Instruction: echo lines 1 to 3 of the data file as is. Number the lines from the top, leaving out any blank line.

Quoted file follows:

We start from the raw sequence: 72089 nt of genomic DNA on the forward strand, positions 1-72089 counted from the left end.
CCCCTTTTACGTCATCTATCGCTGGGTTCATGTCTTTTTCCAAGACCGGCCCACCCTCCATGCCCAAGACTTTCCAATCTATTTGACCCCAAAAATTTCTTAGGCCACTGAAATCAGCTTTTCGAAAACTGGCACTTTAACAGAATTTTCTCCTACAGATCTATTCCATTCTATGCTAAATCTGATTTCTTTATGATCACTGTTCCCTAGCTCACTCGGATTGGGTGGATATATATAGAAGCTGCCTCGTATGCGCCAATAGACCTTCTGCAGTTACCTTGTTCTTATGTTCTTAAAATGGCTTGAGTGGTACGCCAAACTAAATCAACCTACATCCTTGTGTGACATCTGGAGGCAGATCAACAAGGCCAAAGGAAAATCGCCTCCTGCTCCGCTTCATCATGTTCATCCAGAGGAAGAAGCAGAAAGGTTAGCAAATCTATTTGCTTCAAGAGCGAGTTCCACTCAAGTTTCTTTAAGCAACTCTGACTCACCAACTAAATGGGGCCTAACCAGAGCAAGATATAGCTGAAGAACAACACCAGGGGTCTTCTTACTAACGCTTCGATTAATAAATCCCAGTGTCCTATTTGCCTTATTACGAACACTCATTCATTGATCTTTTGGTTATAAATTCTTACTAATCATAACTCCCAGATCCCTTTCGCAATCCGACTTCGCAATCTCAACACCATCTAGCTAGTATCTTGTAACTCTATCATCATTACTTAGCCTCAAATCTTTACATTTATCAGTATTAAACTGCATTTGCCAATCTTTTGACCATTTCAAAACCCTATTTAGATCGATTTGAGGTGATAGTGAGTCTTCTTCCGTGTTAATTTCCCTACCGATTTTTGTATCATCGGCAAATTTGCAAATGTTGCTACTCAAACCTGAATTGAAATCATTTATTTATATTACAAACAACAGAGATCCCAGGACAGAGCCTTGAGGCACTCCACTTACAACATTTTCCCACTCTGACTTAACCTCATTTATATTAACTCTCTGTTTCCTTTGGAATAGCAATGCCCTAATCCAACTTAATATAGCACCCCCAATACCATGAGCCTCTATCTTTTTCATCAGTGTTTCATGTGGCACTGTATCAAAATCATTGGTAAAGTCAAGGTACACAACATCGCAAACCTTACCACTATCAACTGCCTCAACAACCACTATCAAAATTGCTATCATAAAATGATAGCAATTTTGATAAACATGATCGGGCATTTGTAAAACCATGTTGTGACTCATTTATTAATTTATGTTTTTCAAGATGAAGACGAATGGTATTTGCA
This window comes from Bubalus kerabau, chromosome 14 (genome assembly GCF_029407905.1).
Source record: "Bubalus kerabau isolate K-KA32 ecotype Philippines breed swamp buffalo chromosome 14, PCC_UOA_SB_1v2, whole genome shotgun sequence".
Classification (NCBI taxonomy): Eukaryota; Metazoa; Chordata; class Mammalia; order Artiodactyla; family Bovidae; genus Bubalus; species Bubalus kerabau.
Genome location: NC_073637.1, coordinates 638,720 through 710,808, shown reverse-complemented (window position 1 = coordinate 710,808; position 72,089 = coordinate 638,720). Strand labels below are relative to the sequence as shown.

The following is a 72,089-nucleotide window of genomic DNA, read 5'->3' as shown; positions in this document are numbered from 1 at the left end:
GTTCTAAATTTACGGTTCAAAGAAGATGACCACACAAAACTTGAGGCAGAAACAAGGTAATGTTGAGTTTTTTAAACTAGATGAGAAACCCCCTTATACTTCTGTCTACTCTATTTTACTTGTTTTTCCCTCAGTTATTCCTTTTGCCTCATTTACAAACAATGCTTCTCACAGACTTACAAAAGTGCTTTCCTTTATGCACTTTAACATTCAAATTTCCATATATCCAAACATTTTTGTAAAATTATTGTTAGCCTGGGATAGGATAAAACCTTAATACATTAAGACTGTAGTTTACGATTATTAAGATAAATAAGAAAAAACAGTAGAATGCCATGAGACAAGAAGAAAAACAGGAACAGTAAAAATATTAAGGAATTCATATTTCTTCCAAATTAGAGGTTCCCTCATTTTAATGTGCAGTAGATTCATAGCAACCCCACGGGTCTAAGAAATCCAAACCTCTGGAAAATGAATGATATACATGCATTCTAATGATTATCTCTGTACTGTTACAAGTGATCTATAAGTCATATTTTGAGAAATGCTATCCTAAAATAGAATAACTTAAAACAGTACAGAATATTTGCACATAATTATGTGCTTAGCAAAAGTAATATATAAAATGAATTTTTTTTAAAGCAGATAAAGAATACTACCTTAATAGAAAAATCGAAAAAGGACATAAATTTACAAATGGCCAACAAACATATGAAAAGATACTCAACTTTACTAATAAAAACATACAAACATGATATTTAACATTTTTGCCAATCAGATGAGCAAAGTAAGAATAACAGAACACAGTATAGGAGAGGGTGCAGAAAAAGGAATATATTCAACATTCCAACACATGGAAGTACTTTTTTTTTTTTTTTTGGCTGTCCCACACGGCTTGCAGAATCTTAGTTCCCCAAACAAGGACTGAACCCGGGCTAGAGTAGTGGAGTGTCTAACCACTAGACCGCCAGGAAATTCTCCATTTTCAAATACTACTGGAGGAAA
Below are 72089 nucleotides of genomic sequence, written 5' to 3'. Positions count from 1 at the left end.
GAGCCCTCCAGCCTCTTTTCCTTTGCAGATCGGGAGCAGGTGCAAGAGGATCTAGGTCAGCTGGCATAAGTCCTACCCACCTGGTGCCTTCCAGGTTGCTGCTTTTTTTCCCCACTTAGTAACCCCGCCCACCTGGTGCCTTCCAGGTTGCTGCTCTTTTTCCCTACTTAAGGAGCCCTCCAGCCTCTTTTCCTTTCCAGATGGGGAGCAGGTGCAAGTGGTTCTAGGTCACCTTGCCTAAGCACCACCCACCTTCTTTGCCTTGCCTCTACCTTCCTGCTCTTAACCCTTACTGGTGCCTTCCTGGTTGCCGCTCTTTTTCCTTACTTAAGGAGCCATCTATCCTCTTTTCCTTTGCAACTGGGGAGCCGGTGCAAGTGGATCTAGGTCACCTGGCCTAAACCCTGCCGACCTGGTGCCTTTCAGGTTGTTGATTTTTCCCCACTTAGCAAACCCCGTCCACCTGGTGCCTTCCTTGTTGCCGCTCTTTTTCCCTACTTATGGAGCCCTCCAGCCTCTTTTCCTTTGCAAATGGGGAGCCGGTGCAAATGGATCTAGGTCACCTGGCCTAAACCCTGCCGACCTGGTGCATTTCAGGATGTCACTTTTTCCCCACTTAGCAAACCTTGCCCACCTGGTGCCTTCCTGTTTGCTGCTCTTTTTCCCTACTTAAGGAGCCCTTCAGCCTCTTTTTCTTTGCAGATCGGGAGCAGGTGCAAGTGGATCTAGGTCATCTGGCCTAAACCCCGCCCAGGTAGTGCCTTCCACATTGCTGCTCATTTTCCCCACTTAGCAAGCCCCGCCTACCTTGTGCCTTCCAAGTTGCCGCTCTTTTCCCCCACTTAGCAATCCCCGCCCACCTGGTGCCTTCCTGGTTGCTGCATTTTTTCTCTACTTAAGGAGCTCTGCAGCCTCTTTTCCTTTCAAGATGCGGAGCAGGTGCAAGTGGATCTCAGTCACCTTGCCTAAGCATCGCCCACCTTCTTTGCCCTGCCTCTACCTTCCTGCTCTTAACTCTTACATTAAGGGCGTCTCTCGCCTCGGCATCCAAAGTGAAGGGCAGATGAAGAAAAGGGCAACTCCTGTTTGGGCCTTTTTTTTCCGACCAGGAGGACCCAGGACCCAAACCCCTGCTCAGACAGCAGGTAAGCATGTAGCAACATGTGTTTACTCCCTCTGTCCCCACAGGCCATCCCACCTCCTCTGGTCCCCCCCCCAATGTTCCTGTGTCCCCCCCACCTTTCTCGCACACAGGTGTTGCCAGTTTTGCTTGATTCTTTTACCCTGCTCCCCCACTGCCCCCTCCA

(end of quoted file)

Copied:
We start from the raw sequence: 72089 nt of genomic DNA on the forward strand, positions 1-72089 counted from the left end.
CCCCTTTTACGTCATCTATCGCTGGGTTCATGTCTTTTTCCAAGACCGGCCCACCCTCCATGCCCAAGACTTTCCAATCTATTTGACCCCAAAAATTTCTTAGGCCACTGAAATCAGCTTTTCGAAAACTGGCACTTTAACAGAATTTTCTCCTACAGATCTATTCCATTCTATGCTAAATCTGATTTCTTTATGATCACTGTTCCCTAGCTCACTCGGATTGGGTGGATATATATAGAAGCTGCCTCGTATGCGCCAATAGACCTTCTGCAGTTACCTTGTTCTTATGTTCTTAAAATGGCTTGAGTGGTACGCCAAACTAAATCAACCTACATCCTTGTGTGACATCTGGAGGCAGATCAACAAGGCCAAAGGAAAATCGCCTCCTGCTCCGCTTCATCATGTTCATCCAGAGGAAGAAGCAGAAAGGTTAGCAAATCTATTTGCTTCAAGAGCGAGTTCCACTCAAGTTTCTTTAAGCAACTCTGACTCACCAACTAAATGGGGCCTAACCAGAGCAAGATATAGCTGAAGAACAACACCAGGGGTCTTCTTACTAACGCTTCGATTAATAAATCCCAGTGTCCTATTTGCCTTATTACGAACACTCATTCATTGATCTTTTGGTTATAAATTCTTACTAATCATAACTCCCAGATCCCTTTCGCAATCCGACTTCGCAATCTCAACACCATCTAGCTAGTATCTTGTAACTCTATCATCATTACTTAGCCTCAAATCTTTACATTTATCAGTATTAAACTGCATTTGCCAATCTTTTGACCATTTCAAAACCCTATTTAGATCGATTTGAGGTGATAGTGAGTCTTCTTCCGTGTTAATTTCCCTACCGATTTTTGTATCATCGGCAAATTTGCAAATGTTGCTACTCAAACCTGAATTGAAATCATTTATTTATATTACAAACAACAGAGATCCCAGGACAGAGCCTTGAGGCACTCCACTTACAACATTTTCCCACTCTGACTTAACCTCATTTATATTAACTCTCTGTTTCCTTTGGAATAGCAATGCCCTAATCCAACTTAATATAGCACCCCCAATACCATGAGCCTCTATCTTTTTCATCAGTGTTTCATGTGGCACTGTATCAAAATCATTGGTAAAGTCAAGGTACACAACATCGCAAACCTTACCACTATCAACTGCCTCAACAACCACTATCAAAATTGCTATCATAAAATGATAGCAATTTTGATAAACATGATCGGGCATTTGTAAAACCATGTTGTGACTCATTTATTAATTTATGTTTTTCAAGATGAAGACGAATGGTATTTGCA
This window comes from Bubalus kerabau, chromosome 14 (genome assembly GCF_029407905.1).